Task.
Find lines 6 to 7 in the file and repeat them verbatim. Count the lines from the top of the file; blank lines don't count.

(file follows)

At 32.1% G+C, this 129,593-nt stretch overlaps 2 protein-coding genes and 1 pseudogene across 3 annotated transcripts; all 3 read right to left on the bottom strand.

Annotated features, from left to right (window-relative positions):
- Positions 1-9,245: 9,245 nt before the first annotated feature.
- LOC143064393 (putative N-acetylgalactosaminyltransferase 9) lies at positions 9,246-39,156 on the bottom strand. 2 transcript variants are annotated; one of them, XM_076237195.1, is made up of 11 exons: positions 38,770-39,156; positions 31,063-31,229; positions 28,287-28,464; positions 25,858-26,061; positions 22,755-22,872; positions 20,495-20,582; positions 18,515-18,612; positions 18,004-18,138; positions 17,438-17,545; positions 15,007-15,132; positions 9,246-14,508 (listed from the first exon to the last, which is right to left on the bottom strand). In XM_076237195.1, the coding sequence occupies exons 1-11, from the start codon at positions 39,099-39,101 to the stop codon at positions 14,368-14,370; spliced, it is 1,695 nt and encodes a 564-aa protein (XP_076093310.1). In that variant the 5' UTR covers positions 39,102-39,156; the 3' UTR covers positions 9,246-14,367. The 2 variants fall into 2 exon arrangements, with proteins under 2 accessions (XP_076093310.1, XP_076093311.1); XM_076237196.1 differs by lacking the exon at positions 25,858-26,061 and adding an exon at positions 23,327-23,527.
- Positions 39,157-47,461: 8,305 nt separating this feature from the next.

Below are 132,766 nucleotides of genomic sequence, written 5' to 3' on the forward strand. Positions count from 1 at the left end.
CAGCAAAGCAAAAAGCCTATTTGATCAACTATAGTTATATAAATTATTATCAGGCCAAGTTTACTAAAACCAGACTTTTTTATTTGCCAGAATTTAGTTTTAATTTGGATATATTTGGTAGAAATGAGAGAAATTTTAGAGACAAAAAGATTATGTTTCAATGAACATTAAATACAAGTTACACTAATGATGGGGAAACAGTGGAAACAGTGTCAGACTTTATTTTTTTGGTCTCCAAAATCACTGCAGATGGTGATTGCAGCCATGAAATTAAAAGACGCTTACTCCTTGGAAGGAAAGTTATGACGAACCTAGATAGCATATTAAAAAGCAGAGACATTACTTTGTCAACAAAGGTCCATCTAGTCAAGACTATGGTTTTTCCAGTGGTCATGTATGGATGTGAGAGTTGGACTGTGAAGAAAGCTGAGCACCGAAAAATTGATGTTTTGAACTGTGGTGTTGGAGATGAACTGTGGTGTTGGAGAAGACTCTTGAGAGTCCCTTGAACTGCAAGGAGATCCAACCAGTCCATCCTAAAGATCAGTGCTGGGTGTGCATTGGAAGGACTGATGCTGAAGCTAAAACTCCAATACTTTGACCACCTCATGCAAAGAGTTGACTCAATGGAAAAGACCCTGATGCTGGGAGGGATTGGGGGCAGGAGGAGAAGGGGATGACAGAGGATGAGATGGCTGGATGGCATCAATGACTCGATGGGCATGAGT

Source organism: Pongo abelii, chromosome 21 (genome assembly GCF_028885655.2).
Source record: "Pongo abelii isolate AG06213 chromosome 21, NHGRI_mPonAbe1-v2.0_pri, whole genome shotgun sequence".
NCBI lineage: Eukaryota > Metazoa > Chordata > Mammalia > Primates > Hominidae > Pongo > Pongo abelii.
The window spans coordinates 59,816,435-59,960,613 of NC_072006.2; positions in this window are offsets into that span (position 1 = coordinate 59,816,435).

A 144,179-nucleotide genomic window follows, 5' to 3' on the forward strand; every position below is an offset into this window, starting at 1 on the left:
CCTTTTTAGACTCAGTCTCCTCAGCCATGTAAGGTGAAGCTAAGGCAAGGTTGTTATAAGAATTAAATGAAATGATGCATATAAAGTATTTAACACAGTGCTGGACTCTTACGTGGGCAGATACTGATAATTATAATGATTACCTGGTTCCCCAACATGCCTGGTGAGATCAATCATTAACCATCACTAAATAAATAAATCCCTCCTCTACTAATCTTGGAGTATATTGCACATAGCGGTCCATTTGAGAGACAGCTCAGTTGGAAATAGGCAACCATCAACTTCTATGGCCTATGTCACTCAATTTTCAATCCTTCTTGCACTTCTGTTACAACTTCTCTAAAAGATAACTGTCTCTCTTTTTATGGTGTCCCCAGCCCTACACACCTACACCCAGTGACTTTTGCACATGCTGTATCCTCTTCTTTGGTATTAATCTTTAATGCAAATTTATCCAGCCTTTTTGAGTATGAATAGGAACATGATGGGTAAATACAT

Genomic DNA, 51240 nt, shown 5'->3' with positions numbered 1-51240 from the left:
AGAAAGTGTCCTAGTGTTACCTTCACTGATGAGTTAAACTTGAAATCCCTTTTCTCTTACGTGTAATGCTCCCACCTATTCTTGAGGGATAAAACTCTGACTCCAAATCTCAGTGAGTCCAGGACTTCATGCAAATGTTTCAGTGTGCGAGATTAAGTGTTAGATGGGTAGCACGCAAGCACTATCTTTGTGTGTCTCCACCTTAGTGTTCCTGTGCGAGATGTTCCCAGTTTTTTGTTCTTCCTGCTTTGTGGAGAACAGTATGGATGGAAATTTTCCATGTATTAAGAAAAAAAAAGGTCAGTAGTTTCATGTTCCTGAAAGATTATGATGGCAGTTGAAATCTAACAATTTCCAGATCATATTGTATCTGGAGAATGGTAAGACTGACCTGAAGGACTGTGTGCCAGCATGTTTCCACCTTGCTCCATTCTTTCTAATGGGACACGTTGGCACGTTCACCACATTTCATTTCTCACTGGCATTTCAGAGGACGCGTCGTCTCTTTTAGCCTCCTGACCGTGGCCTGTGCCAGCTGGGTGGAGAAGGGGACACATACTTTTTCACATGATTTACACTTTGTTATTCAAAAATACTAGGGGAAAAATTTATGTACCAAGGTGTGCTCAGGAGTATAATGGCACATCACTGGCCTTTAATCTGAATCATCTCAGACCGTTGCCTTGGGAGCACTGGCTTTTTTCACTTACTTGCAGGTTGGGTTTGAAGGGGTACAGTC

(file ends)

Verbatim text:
Below are 132,766 nucleotides of genomic sequence, written 5' to 3' on the forward strand. Positions count from 1 at the left end.
CAGCAAAGCAAAAAGCCTATTTGATCAACTATAGTTATATAAATTATTATCAGGCCAAGTTTACTAAAACCAGACTTTTTTATTTGCCAGAATTTAGTTTTAATTTGGATATATTTGGTAGAAATGAGAGAAATTTTAGAGACAAAAAGATTATGTTTCAATGAACATTAAATACAAGTTACACTAATGATGGGGAAACAGTGGAAACAGTGTCAGACTTTATTTTTTTGGTCTCCAAAATCACTGCAGATGGTGATTGCAGCCATGAAATTAAAAGACGCTTACTCCTTGGAAGGAAAGTTATGACGAACCTAGATAGCATATTAAAAAGCAGAGACATTACTTTGTCAACAAAGGTCCATCTAGTCAAGACTATGGTTTTTCCAGTGGTCATGTATGGATGTGAGAGTTGGACTGTGAAGAAAGCTGAGCACCGAAAAATTGATGTTTTGAACTGTGGTGTTGGAGATGAACTGTGGTGTTGGAGAAGACTCTTGAGAGTCCCTTGAACTGCAAGGAGATCCAACCAGTCCATCCTAAAGATCAGTGCTGGGTGTGCATTGGAAGGACTGATGCTGAAGCTAAAACTCCAATACTTTGACCACCTCATGCAAAGAGTTGACTCAATGGAAAAGACCCTGATGCTGGGAGGGATTGGGGGCAGGAGGAGAAGGGGATGACAGAGGATGAGATGGCTGGATGGCATCAATGACTCGATGGGCATGAGT